What About Indie Presses?

It’s no secret that 2022 was rough for the publishing industry. Book bans took place across the country, a merger between two major publishing houses was blocked by a federal judge, and low wages led to strikes. It’s a lot to unpack, but — at least for me — the question it raises is: What about indie presses?

Why doesn’t the writing community, once and for all, elevate indie presses to the level of cache enjoyed by indie record labels?

In the 1980s and ’90s, the recording industry was large and corporate — a near monopoly. “Only six major labels remained: Warner, Universal, Sony, BMG, EMI, and Polygram,” reported a 2012 “Current Popular Trends in the Music Industry” study. “In 1998, Universal acquired Polygram, and six years later Sony and BMG merged.”

A bookshelf holds rows of colorful books.

Similarly, in book publishing, the “Big Five” publishing houses are Penguin Random House, Macmillan, Simon & Schuster, Hachette, and HarperCollins. In October, a federal judge blocked Penguin Random House from buying Simon & Schuster, which would have merged two of the world’s biggest publishers.

In the record industry, however, indie labels stepped up. (And in truth, independent labels and studios had been putting out great music almost as soon as commercial recorded music began — but this blog post isn’t intended as a timeline of the record industry.) I’m thinking of Sub Pop in Seattle, which signed Nirvana, Soundgarden, and Mudhoney; Merge in Durhamm NC, which released albums by Superchunk as well as Neutral Milk Hotel’s In the Aeroplane over the Sea, The Magnetic Fields’s 69 Love Songs; and Fat Possom Records in Oxford, MS, thrugh which The Black Keys released Thickfreakness and Rubber Factory, and Solomon Burke release his Grammy-winning comeback album, Don’t Give Up On Me.

The combination of these bespoke labels that were launching major careers was on the rise at the same time home recording became viable. The GarageBand turned every home into a potential studio and “bedroom” albums were made by the likes of Bright Eyes, Josh Rouse, and Hiss Golden Messenger, among many others. Check out this list of 16 famous albums that were at least partially recorded in home studios.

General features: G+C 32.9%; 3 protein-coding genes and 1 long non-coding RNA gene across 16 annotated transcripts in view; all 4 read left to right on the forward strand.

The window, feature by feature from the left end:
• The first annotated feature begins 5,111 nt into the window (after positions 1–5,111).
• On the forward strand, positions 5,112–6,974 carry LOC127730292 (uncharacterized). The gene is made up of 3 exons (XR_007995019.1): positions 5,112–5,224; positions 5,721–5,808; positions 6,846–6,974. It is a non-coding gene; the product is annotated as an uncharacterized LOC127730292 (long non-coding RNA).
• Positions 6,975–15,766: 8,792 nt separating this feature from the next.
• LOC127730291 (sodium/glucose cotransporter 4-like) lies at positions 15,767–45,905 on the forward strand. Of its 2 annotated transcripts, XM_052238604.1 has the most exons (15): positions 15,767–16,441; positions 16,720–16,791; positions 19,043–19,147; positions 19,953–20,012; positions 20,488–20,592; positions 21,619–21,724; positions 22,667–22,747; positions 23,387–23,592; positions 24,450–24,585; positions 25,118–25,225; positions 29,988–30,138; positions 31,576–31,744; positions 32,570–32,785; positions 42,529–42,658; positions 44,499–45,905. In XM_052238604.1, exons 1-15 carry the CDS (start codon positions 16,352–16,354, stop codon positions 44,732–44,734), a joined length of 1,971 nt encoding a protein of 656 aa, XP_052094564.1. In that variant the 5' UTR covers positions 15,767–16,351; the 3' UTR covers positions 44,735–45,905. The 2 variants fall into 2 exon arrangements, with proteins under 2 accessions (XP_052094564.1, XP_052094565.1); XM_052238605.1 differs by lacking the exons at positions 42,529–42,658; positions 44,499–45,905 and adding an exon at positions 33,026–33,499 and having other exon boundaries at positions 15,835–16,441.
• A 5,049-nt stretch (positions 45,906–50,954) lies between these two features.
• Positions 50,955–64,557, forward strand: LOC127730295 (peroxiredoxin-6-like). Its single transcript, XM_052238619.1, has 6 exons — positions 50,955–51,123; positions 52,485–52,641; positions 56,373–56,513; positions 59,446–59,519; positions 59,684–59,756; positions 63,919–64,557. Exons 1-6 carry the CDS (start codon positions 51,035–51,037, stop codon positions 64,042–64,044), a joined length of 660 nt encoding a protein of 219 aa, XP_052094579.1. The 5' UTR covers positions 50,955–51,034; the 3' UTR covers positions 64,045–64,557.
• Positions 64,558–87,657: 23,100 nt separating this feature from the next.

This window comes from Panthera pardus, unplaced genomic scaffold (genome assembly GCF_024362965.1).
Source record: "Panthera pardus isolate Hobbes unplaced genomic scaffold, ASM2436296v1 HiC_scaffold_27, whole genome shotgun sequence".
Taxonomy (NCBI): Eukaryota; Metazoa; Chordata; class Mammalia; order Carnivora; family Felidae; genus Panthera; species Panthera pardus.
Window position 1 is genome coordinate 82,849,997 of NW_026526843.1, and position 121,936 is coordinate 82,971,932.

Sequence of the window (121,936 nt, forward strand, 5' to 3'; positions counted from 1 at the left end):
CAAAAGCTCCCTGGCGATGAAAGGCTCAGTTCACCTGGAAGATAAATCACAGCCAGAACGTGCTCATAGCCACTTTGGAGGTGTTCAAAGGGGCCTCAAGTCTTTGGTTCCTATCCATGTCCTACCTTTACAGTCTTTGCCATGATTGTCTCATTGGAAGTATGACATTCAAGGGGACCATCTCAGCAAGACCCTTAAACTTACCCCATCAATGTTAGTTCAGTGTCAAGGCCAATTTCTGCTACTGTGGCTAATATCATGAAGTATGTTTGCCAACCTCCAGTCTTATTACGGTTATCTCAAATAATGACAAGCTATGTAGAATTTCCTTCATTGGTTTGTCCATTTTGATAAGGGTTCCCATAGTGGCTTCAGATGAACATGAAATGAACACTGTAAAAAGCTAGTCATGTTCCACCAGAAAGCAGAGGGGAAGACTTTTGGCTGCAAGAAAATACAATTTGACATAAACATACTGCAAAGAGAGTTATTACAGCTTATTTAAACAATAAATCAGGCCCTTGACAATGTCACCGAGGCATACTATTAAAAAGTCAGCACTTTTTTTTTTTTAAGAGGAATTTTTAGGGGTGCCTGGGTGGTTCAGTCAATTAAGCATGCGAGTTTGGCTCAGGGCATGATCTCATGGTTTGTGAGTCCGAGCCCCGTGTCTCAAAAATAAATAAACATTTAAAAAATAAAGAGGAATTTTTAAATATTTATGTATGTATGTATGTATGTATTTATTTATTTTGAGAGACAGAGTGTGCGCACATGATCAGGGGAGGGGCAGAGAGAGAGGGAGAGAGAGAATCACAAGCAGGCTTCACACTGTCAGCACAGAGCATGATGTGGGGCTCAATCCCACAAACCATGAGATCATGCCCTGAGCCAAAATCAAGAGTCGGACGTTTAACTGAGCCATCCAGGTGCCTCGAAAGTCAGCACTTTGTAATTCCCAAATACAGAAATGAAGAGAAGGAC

An old man reads a book on a bench. He's sitting outside a rundown old house.

My point is, small labels and self-released records gained cache. Even though they didn’t have the money to back giant stadium tours by the likes of Taylor Swift and Beyonce, they were able to gain notoriety, big name artists, and major awards.

The same has not happened in the publishing world. The standard remains with the Big Five, though one could argue those major imprints are much more concerned with releasing WHAT WILL SELL A ZILLION COPIES over what is edgy, experimental, culturally prescient, and boundary pushing.

That’s not to say NO important books are coming from major presses. Of course they are. The graphic novel Maus by Art Spiegelman is one example. Bestseller and Pulitzer Prize finalist There There by Tommy Orange was published by Vintage, an imprint of Penguin.

But the recently banned The Girl Who Fell from the Sky by Heidi Durrow was published by Algonquin; the trilogy Crank by Ellen Hopkins was published by Margaret K. McElderberry Books; and here’s a staggering list of 35 impressive books released by indies in 2021.

How close are we to considering indie publishers with the same cache and cool as indie record labels? Can we agree that indies are the tastemakers? I hope so.

But self-publishing as a writer is still a long way from self-recording as a musician — at least in terms of acceptability. There’s long been a pall of unprofessionalism cast over self-publishing. Poor editing, grammatically challenged, “hobby” writing, tacky cover art, clunky layouts. And while self-publishing platforms have made serious strides to improve the self-published product, desktop publishing is not regarded with the same welcome as bedroom recording.

I don’t have answers to this dilemma, but I do hope that as the Big Five publishers continue to face turmoil and missteps, independent presses will gain more support from readers. And I have hope, too, for improvements in desktop and self-publishing. To inspire you, too, here is a list of the 30 best self-published books of all time. Happy reading!

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